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Federal Minister for the Environment and Heritage
The Hon Dr David Kemp, MP
ABC World Today
Thursday, 13 February 2003
The federal Environment Minister, Dr David Kemp, is today adamant he is not embarrassed by a court decision which has found that the guidelines he issued last year on culling the threatened flying fox were contrary to his own environmental laws. The guidelines will be altered but, as Louise Willis reports, farmers are finding the issue more confusing than ever.
Hungry grey-headed flying foxes can be found munching on commercial fruit crops from Central Queensland to the far-west Victorian coast. The spectacled flying fox only lives around rainforest areas of North Queensland and the Torres Strait. Both are threatened species so farmers who want to protect their crops by culling their numbers are made to jump through hoops.
Late last year, the Environment Minister, Dr David Kemp, issued guidelines apparently allowing certain fruit growers to shoot thousands of the threatened flying foxes without getting federal government approval. Conservationists launched legal action. The Federal Court has now ruled the guidelines didn't comply with the Environment Protection and Biodiversity Conservation Act. The Humane Society International was behind the challenge. Director, Michael Kennedy, says he just wanted the Minister to follow his own laws.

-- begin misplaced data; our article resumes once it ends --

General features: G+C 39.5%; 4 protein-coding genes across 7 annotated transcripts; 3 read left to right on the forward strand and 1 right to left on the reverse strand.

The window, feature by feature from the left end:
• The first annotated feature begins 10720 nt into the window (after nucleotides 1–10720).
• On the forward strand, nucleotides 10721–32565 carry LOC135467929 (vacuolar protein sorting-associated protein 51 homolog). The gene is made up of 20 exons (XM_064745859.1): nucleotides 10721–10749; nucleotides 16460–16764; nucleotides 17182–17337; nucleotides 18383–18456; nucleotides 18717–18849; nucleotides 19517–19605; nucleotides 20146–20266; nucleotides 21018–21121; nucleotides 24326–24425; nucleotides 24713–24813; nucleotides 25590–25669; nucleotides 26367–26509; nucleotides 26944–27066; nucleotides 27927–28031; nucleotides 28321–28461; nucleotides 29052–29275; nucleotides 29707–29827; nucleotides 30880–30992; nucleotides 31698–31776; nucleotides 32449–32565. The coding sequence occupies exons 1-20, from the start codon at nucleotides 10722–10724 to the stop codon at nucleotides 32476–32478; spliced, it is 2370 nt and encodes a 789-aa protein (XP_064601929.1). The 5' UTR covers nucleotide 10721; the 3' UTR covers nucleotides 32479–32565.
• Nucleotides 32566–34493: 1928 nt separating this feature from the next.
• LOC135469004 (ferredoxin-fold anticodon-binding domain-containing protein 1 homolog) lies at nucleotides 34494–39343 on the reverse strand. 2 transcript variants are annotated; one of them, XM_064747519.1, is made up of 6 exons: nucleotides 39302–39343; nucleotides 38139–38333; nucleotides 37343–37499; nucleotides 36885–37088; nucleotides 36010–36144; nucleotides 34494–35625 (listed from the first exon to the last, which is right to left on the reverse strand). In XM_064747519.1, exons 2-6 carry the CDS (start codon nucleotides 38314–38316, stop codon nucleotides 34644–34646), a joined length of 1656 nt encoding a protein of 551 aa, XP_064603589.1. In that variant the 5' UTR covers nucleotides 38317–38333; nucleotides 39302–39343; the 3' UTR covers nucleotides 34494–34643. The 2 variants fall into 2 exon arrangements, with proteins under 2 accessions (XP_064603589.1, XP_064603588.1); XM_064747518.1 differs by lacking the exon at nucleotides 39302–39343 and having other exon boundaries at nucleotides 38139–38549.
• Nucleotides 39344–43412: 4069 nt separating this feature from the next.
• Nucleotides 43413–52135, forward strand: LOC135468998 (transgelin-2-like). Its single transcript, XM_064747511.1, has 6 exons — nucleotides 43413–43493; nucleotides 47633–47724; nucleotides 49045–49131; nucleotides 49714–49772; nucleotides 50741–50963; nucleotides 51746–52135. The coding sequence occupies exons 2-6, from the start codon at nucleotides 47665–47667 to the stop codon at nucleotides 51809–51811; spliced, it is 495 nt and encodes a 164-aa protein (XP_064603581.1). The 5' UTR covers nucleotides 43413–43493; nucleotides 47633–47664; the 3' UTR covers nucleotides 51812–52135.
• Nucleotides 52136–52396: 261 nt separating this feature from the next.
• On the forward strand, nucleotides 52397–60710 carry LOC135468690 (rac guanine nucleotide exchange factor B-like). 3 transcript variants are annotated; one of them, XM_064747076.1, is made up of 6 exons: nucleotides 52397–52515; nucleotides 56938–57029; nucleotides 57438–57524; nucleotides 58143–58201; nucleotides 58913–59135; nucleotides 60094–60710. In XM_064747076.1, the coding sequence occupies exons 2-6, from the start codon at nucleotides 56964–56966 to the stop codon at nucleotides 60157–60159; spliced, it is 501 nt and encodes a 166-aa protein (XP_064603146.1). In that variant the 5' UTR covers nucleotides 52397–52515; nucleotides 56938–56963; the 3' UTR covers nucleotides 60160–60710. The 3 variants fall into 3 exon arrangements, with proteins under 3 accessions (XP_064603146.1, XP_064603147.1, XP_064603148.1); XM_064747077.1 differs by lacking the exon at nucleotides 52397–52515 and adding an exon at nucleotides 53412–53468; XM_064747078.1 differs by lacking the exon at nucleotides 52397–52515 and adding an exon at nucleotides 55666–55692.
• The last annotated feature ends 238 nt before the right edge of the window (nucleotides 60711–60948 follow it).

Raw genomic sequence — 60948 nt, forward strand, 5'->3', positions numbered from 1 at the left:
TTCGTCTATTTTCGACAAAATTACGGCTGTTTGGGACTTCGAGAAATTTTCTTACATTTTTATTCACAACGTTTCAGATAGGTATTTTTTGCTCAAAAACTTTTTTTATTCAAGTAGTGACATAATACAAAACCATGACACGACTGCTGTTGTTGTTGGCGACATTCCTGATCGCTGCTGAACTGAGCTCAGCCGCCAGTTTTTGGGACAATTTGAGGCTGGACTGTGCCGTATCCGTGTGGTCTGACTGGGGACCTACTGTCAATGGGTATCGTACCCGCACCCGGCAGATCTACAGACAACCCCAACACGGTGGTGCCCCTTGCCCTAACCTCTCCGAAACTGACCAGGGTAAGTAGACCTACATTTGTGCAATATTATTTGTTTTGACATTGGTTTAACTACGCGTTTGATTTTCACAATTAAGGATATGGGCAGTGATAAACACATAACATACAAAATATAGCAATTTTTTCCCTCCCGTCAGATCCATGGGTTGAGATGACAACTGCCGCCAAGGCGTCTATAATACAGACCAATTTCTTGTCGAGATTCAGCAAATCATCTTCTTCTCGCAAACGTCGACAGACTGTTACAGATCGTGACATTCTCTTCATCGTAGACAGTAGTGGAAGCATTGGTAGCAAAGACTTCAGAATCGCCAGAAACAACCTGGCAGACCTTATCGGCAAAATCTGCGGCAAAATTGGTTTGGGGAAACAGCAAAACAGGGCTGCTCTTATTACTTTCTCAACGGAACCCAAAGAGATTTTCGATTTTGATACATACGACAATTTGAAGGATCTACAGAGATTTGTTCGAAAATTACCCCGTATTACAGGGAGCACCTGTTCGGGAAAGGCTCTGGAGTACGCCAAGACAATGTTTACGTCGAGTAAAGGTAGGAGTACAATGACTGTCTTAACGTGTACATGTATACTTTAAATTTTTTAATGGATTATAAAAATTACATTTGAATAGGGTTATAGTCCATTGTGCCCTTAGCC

So it has been made clear, as far as we are concerned, that the Minister can't, just by that wave of a magic wand, exempt anybody who wants to harm a threatened species from not asking the Minister first.
The Court has recommended the guidelines be changed but Dr Kemp is playing down the significance of the ruling.
Does this call into question whether you are aware of the workings of your own laws? Is this an embarrassing decision?
Not at all. These guidelines are very important and useful documents, and we are very keen and pleased to be able to clarify any wording where that may need to be clarified. But let me make it clear that no wording in the guidelines in any way affected the legal obligations of farmers under the federal legislation.
But at best, farmers would be downright confused over whether those guidelines were in fact a legal document or not.
No, I don't think they'd be the slightest bit confused about that.
But confused is exactly how farmers are feeling—Jan Davis from Queensland Fruit and Vegetable Growers.
It's very confusing. Not only do we have to deal with the lack of clarity in the federal legislation which puts an enormous burden on farmers.
That was Jan Davis of the Queensland Fruit and Vegetable Growers Organisation—Louise Willis with our story.